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Homeland Security News – March 14, 2011

Congress looks at Muslims in America. New FAA anti-terrorism rules could put lives in danger. New high-tech detectors may spot radioactive contraband up to a mile away. These and other stories on the anti-terrorism front in this week’s Homeland Security News.

Congressional Hearings Focus on Muslim-Americans

Peter KingJust-concluded Home Security Committee hearings led by Rep. Peter King (R-NY) attempted to determine the extent to “radicalization” among Muslim-Americans. But by most accounts, the controversial hearings failed to live up to its early hype, with even the most conservative witnesses taking obvious steps to avoid painting the entire Muslim-American community with a broad “terrorist” brush. Many public safety witnesses, including L.A. County Sheriff Lee Baca, went as far as to emphasize the extent to which many Muslim individuals and organizations have been extremely supportive of Homeland Security efforts.

New FAA Toilet Rule Could Prove Deadly

Airplane Oxygen MasksIn case of sudden aircraft decompression, oxygen masks are designed to drop automatically from compartments above all passenger seats. This is also true for the “seats” in airplane lavatories. Or at least it was true until the FAA recently ordered that masks be removed from airborne restrooms for fear their oxygen generators could be turned into improvised bombs by resourceful terrorists. So what happens now if a plane decompresses while you’re “indisposed” at 35,000 feet? Apparently, you’ll be asked to return to your seat for live-giving oxygen, a somewhat difficult proposition if you’re O-2 starved and have your pants around your ankles. For the record, rapid decompression, while rare, occurs about 40 to 50 times a year through the world, which is far more often than airborne terrorist attacks, of which the number of successful attempts have been exactly two (in Russia) since September 11, 2001.

Freed Al-Qaida Terrorist Still Supports Killing Americans

BarbarFreed after serving just four years in prison, convicted al-Qaida terrorist Mohammed Junaid Barbar “still supports the killing of American military service members on battlefields in Muslin countries ‘occupied’ by the United States,” according to a just-released November 2010 letter to federal judge Victor Marrero. Barbar was released late last year in New York City after cooperating with the FBI. He had faced up to 70 years in prison for participating in terrorist operations in Pakistan and Europe. Officials are not saying where in NYC Barbar currently lives.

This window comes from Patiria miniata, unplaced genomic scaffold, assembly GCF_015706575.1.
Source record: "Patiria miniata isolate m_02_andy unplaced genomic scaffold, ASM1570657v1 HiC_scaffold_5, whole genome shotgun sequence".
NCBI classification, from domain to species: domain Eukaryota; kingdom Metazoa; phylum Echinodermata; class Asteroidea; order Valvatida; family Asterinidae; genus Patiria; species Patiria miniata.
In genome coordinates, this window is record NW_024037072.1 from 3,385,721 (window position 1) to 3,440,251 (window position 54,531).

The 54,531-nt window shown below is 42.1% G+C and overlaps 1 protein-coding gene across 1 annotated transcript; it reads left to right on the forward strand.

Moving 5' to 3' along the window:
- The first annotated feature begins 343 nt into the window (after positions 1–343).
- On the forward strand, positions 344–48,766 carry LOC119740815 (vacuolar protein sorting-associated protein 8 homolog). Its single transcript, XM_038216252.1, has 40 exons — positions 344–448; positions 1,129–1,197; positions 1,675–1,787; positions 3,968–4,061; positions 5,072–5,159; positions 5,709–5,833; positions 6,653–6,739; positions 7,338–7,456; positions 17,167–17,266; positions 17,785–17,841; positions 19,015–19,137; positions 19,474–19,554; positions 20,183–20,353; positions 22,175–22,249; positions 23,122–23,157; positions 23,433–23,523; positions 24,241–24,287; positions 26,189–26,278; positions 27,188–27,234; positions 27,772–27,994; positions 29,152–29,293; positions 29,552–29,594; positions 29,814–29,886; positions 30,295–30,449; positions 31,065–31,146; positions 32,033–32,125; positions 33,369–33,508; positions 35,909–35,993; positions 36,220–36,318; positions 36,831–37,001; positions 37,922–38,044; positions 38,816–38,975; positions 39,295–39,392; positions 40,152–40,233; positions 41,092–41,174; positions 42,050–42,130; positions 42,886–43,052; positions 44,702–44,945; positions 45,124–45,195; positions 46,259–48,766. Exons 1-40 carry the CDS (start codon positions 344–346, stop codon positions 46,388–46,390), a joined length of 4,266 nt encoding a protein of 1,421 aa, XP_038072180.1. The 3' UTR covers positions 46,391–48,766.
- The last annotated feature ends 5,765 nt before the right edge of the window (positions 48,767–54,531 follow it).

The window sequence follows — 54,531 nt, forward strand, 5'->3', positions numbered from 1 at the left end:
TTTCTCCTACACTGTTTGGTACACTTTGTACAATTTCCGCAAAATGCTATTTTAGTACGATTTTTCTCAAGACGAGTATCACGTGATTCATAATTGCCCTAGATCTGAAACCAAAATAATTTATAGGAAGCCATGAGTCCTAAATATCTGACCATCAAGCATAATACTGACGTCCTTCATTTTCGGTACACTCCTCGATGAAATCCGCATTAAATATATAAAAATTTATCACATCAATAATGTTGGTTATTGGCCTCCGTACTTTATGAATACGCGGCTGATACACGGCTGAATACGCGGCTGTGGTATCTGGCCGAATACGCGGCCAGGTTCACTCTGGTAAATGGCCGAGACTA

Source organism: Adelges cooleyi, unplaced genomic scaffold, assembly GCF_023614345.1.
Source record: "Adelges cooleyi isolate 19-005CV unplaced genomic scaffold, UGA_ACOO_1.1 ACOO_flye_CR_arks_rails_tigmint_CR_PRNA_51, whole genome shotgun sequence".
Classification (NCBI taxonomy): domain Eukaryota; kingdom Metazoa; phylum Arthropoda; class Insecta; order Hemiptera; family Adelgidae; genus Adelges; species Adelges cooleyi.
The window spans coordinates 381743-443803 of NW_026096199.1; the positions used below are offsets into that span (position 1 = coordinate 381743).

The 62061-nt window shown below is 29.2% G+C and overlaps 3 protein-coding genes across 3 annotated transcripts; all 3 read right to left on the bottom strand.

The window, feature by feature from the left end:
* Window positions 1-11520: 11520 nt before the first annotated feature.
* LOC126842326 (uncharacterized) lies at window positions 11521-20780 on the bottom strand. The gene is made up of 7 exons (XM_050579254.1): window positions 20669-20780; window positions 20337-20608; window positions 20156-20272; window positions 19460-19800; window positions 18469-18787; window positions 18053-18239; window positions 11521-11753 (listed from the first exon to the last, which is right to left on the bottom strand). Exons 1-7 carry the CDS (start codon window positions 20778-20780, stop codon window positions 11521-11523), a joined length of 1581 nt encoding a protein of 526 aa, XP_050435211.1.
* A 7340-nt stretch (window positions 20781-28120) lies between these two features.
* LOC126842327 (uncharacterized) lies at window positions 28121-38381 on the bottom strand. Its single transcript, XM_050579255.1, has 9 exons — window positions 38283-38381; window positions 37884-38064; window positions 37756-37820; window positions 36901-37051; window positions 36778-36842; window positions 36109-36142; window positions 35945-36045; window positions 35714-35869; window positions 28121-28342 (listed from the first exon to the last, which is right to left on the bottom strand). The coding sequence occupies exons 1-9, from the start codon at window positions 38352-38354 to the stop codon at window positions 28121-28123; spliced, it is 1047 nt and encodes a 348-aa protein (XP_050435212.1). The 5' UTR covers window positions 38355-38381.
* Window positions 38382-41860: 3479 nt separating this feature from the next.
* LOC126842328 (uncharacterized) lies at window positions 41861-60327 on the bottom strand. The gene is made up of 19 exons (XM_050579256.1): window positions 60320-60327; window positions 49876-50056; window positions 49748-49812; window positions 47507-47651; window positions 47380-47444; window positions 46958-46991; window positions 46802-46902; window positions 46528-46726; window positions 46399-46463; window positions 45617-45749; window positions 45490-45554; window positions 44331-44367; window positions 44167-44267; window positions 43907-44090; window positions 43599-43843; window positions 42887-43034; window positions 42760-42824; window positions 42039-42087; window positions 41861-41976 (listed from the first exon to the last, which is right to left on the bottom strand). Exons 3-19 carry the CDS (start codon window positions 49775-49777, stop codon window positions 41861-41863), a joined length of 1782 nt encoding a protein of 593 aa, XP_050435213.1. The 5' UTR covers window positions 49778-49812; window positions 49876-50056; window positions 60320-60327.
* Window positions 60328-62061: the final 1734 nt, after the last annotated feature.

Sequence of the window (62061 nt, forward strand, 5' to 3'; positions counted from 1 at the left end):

New Technology Designed to ‘Sniff Out’ Radioactive Materials Up to a Mile Away

RadioactiveNew detection technology may allow radioactive materials to be spotted from up to a mile away. The U.S. Department of Energy has given the go-ahead for the technology’s developer, Idaho National Laboratory, to begin testing at an 890-square-mile nuclear reservation in Idaho this summer. Public safety and the Department of Homeland Security are eager to get operational versions of these detectors as the fear of smuggled nuclear materials for use either in a small nuclear bomb or as part of a “dirty bomb” that releases radioactive materials into the atmosphere, has long been a “worst case” terrorist scenario.

Jewish Religious Ritual Triggers Airborne Terror Alert

TefillinOn Sunday, March 13, pilots aboard Alaska Airline Flight 241 from Mexico City became alarmed when they received reports of passengers strapping small black boxes to their upper arm. Fearing these were some kind of explosive devices, the pilots immediately locked down the cockpit and alerted authorities at their destination, LAX, where the suspects were taken into custody. Questioning revealed that the “terrorists” were an Orthodox Jews who were performing a daily religious ritual involving “tefillin,” a small box containing Biblical scripture.  They were subsequently released without further incident.

Consider a Career in Homeland Security

Interested in a career in Homeland Security? Everest University Online, a division of Everest University, offers an associate degree in Homeland Security that may allow you to qualify for a variety of entry-level careers in the field, including border patrol agent, Homeland Security officer or private security officer. Designed for working adults or students without convenient access to ground campuses, the Everest University Online associate degree in Homeland Security program can be taken at your own pace and on your own schedule. The degree can be earned in as little as two years.

Financial aid is available for those who qualify.

For more information on the associate degree in Homeland Security program or other career education and degree programs available from Everest University Online, contact Everest University Online today.

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Tagged with: Criminal Justice, News

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